A top organizer in the Latino community here echoed Rocha. “Let’s be honest,” she said, “people are not super thrilled about Biden. And Kamala, for all she did for the African American community, there’s not a connection with the Latino community.”

Rocha has often been at odds with O’Rourke on state issues and he’s refreshingly candid about why. “I worked in Texas for a quarter-century and would have loved to work for Beto in 2018 and I didn’t, so maybe it starts there.”

He’s not as confident as O’Rourke that a Biden visit would help. “I love Beto’s energy around the state,” he said.” We don’t always agree on tactics but he’s a great cheerleader for Texas. A Biden visit would help because a rally would get on the front-pages of the papers, but is it the end-all be-all? No. It’s kind of out of Biden’s hands now.”

Boosting turnout among working-class Latino voters along the border is time-consuming, resource-intensive work. Rep. Veronica Escobar, who now holds O’Rourke’s old seat, has for the last few years been focusing on what she refers to “zero of three voters,” people who haven’t turned out in the last three elections.

Campaigns tend to ignore them. They don’t get mail. They don’t receive phone calls. In some of the border areas they might live in news deserts where the local newspaper and TV station doesn’t cover local politics. She sometimes spends 20 minutes talking to a single voter. This week, Escobar talked to a Latina woman from a family of immigrants. She was in her 20s and was registered but had never voted before and wasn’t planning to do so this year. Escobar finally realized that the issue was that she didn’t know how to vote. She walked her through the mechanics, explaining the details of the ATM-like touchscreen she would encounter at the polling place.

“I’ve never done it because I didn’t know how and nobody ever explained it to me,” the young woman said.

“It made me almost cry,” Escobar told me.

‘It’s galling and offensive’

The results in Texas will be known on election night. Democrats, including senior members of the Biden campaign, fear that in close states, Trump will turn to the courts to stop late-arriving mail-in ballots from being counted or perhaps gin up some other legal argument that makes its way top a now very pro-Trump Supreme Court. A recent decision in a Wisconsin case about mail-in ballot deadlines made clear this is not a far-fetched fear. Justice Brett Kavanaugh argued that late ballots could “flip the results of an election.” While Justice Elena Kagan responded that “there are no results to ‘flip’ until all valid votes are counted,” the Kavanaugh view prevailed in a 5-3 decision that refused the state to allow a deadline extension for absentee ballots.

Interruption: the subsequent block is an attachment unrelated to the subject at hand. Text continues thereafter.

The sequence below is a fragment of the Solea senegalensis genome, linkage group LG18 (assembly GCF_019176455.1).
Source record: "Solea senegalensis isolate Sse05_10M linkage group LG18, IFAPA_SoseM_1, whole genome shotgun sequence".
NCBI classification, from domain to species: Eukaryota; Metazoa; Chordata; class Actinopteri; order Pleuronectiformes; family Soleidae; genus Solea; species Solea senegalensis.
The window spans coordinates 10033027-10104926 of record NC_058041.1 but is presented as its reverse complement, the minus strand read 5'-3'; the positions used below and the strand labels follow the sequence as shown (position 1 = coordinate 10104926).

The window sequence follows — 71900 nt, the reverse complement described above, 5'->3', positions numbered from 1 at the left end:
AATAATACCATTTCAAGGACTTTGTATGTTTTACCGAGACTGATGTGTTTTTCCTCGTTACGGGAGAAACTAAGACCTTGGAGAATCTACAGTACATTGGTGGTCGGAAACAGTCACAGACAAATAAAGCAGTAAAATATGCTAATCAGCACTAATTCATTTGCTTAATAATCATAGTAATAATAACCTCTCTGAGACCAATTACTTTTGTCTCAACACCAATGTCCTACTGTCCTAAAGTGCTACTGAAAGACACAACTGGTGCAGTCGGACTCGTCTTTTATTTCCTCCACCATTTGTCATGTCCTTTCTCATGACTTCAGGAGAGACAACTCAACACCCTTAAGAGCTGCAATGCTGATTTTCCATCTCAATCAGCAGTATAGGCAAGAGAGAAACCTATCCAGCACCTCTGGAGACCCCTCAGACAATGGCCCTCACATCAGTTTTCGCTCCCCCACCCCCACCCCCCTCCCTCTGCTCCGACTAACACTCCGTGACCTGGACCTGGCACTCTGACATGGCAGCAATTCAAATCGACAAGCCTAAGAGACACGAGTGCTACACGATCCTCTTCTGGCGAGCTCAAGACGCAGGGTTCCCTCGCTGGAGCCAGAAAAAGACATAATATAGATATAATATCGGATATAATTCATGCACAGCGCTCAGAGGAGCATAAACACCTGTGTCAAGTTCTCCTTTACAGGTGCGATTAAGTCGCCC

“The antidote to that is Texas,” O’Rourke said. “We did not expand mail-in voting. We will know election night totals by 7 p.m. Texas could make Biden president and avert any constitutional nightmare.”

But O’Rourke also frames the case for a late Biden visit as a social justice cause. A recent comprehensive study ranked Texas as having the most restrictive voting laws in the nation. Voter registration stops 30 days before the election. The number of polling places has sharply declined across the state, and according to the study, Texas “has the most restrictive pre-registration law in the country.” (States like California allow new voters to pre-register at age 16, but Texas requires waiting until two months before one’s 18th birthday.)

Republican Gov. Greg Abbott recently closed absentee drop-off locations across the state, “bolstering GOP efforts to restrict voting,” as the Texas Tribune put it. Ominously, on Monday the state national guard announced that 1,000 troops would head to major cities over the coming days for “guarding historical landmarks such as the Alamo and the State Capitol.”